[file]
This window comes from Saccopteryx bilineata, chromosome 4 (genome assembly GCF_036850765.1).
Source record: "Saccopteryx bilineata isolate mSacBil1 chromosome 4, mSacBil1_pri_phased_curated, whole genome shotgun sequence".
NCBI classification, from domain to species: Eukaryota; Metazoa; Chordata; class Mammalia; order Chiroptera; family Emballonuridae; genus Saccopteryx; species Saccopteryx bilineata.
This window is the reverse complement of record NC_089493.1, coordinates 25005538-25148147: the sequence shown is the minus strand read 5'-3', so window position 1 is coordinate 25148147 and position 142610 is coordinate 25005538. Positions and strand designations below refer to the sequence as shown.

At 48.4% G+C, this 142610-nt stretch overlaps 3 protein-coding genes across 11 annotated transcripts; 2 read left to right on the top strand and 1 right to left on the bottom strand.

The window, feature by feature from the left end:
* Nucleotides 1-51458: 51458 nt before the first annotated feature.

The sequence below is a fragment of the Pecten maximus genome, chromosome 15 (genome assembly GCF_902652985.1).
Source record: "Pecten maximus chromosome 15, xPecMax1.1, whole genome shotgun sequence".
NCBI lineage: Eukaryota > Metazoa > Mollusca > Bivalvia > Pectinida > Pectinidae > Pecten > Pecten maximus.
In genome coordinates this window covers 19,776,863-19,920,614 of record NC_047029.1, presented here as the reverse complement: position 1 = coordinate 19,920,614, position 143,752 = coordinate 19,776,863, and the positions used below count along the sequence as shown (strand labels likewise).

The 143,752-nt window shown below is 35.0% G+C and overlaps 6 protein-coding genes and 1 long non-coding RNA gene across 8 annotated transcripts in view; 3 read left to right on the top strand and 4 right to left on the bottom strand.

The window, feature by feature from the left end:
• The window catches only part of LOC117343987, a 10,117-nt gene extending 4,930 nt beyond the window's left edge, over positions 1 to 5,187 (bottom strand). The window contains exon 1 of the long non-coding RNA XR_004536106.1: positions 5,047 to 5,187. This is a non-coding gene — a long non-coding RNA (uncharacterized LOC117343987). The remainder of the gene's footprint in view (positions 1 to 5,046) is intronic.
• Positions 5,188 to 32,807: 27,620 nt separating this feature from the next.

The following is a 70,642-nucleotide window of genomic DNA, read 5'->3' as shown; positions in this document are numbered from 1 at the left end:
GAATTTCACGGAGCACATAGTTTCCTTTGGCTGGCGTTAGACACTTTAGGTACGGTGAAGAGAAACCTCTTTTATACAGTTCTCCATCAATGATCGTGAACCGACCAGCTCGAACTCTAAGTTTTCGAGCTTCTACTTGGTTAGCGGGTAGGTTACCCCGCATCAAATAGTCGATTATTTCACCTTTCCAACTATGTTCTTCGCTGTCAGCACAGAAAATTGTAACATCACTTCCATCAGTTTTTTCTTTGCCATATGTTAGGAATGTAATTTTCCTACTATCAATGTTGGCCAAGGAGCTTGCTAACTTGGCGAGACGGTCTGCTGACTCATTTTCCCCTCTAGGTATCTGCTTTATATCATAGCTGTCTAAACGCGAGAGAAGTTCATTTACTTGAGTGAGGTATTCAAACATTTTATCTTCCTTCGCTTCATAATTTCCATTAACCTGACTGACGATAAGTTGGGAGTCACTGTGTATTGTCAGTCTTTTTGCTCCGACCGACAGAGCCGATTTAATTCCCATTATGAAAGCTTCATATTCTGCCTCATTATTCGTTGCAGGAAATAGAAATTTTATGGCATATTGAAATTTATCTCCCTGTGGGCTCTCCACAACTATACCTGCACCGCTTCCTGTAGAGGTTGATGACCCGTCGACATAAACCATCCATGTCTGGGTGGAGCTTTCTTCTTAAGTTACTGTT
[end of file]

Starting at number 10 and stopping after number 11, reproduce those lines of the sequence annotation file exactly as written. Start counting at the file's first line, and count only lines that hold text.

NCBI lineage: Eukaryota > Metazoa > Mollusca > Bivalvia > Pectinida > Pectinidae > Pecten > Pecten maximus.
In genome coordinates this window covers 19,776,863-19,920,614 of record NC_047029.1, presented here as the reverse complement: position 1 = coordinate 19,920,614, position 143,752 = coordinate 19,776,863, and the positions used below count along the sequence as shown (strand labels likewise).